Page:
9 May 2004 | lawprof
A National Epidemic Highlighted by a Dangerous Stunt
Morgan Spurlock undoubtedly aspires to follow in the path of Errol Morris, Roger Moore, Joel Sucher and other leading documentarians. A young man with an adoring and beautiful girlfriend, he decided to unmask the evil of fast food and its impact on an increasingly obese America. That Americans eat too much fast food - too much of any kind of food - and eschew exercise is hardly news. But a full-scale documentary examining sloth by the bucket-full focusing on one major commercial phenomenon hasn't been done before.
Spurlock decided to eat at McDonald's and only McDonald's for a full month. That's three meals a day with no other food source. Before launching on what actually was a death-defying trip (literally since for variety he consumed Mickey D's food in Texas, L.A. and a lot of other places) he had a full baseline workup with a cardiologist, a gastroenterologist and an internist who gets more screen time than his medical colleagues-he gravitates between being supportive and alarmist, the latter increasingly the right response to Spurlock's bizarre quest.
Spurlock also has a nutritionist/dietician and a physical trainer to keep tabs on him. The only specialty missing, in retrospective one who might have been useful, was a psychiatrist. His girlfriend, a vegan chef no less, looks forward to the month with a mixture of humor and alarm.
"Supersize Me" has lots of scientific information on the nature of fast food and its impact on an America that eats out more than it dines at home, a change from a past where mom or a wife faithfully prepared most meals. Nutritionists decry the change in our culture, educators point out the impact of fast food in school cafeterias on kids' health, a former Surgeon General gravely decries the menace and the usual person-on-the-street suspects shock viewers by their bumbling inability to define such terms as "calories." A food industry spokesman is blithely unaware that he is being set up to look like an ass. And, of course, there are multiple shots of Spurlock vainly connecting with polite drones at McDonald's HQ seeking an interview which never comes. Does this all sound familiar?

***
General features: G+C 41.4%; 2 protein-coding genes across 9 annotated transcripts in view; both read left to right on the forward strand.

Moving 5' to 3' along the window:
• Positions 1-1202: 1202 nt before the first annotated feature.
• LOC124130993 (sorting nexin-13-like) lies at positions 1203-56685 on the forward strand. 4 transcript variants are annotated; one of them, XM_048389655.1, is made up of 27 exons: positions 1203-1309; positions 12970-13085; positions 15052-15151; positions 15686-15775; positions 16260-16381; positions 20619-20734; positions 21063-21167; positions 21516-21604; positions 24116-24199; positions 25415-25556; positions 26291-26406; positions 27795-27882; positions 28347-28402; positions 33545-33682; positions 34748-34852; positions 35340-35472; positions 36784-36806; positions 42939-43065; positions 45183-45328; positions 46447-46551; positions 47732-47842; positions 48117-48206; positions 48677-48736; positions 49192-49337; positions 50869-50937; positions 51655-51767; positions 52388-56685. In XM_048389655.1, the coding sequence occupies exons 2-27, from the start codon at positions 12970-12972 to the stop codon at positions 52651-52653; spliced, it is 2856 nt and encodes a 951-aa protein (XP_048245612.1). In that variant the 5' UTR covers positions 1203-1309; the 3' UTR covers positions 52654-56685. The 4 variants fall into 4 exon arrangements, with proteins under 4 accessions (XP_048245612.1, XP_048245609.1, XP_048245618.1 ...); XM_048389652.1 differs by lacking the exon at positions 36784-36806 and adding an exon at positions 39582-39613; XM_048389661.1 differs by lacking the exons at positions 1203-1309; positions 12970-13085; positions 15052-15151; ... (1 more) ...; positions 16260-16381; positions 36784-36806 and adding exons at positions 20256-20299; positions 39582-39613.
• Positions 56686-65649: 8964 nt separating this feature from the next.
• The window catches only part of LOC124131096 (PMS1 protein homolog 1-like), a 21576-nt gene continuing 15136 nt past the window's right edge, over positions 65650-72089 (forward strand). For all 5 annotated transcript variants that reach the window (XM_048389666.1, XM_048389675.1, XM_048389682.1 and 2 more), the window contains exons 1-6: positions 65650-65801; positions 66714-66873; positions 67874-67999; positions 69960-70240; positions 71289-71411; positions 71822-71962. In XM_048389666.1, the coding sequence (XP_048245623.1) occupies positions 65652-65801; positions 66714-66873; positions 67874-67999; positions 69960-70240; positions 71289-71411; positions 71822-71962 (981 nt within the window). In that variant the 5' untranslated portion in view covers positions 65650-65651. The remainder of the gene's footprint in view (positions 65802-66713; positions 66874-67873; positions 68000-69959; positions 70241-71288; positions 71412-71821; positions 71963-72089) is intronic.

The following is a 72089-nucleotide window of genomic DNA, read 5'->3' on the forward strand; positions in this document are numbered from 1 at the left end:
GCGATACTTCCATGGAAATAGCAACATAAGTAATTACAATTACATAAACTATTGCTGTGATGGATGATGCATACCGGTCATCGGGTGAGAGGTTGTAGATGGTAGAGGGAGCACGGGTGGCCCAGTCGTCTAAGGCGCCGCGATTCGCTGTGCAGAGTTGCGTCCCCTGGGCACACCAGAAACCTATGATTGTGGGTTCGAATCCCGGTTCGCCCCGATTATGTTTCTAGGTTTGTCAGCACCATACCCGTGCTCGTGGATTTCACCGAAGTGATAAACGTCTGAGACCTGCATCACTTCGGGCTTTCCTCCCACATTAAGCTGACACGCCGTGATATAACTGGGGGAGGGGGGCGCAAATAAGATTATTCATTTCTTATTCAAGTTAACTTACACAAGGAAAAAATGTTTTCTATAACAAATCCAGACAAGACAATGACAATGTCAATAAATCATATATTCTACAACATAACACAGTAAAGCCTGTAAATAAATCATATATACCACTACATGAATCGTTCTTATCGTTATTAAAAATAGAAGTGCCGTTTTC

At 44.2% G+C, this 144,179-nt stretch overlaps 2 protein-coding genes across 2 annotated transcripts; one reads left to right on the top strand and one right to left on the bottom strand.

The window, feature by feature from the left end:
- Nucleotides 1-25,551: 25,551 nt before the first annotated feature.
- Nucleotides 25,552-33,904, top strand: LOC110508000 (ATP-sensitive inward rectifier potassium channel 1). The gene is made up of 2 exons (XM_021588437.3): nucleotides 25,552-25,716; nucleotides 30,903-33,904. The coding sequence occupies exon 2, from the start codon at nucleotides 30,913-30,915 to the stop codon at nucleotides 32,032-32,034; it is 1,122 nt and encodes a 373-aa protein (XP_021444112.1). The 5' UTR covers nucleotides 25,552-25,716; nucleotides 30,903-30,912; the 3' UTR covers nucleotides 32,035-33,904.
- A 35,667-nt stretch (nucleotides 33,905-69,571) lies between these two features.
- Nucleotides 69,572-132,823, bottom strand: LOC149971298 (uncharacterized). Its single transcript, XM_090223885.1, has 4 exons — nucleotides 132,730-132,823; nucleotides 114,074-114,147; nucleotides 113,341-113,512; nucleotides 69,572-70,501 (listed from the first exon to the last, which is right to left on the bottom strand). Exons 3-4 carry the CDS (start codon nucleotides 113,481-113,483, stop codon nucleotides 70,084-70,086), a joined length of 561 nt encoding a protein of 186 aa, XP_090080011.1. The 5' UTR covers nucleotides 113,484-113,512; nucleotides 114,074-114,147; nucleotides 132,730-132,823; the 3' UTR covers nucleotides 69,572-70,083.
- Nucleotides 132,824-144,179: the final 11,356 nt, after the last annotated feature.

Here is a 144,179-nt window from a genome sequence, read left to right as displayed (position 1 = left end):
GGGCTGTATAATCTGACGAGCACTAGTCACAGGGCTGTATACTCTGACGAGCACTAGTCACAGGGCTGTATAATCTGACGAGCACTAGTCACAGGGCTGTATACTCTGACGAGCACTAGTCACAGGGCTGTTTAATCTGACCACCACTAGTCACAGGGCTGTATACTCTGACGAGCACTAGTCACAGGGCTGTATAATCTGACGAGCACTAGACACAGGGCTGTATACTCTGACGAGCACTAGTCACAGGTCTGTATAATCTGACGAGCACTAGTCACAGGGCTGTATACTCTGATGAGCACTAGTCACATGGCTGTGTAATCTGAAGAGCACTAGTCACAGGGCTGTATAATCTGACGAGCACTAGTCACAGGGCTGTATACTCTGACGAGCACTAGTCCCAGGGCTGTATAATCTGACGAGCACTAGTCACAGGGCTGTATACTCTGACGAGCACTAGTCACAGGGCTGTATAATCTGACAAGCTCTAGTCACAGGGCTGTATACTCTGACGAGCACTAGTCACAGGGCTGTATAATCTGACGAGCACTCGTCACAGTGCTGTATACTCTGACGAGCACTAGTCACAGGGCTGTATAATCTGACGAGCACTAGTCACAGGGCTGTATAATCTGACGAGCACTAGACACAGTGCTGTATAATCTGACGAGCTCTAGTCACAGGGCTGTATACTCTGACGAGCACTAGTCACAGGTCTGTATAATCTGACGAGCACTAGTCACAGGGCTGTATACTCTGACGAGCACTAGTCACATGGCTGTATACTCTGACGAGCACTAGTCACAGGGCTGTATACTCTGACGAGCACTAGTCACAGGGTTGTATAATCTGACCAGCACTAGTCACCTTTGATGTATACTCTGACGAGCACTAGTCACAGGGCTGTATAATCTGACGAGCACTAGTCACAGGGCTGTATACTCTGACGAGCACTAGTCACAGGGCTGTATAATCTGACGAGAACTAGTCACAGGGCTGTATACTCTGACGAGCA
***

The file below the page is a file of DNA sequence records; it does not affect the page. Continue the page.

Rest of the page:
Spurlock's month-long consumption of McDonald's products gets old fast although he and the director try to add some novelty like showing him vomiting after downing a supersized meal. Periodic visits to get his bloods and body checked reveal the insidious impact of a bizarre diet. His puzzled internist tells us several times he's never before seen a liver compromised by a high fat diet.
The problem, though, is that Spurlock is like those laboratory rats who develop arcane tumors after consuming the equivalent of something that no human could ingest in ten lifetimes. His peregrination from one Mc D's to another becomes boring as his health is clearly threatened and he stubbornly refuses medical advice to give it up.
The best part of "Supersize Me" is the well-presented information on schools and fast foods and how a few are resisting the commercial tide that aims junk at kids from kindergarten through high school. Even inmates, we're told, can be well fed at no greater cost than the fat-laden diets these essentially sedentary wards of the state have shoveled at them.
Technically, this is a well-filmed documentary with creative use of multiple images and graphs.
I hope Spurlock has more ideas for documentaries. He's had a lot of time to think about it-an epilogue informs us it took him almost a year to regain his former fitness and health thanks, partially, to his vegan lover's detoxification diet.
Oh, and McDonald's is phasing out supersized meals, a minor withdrawal in a serious public health war.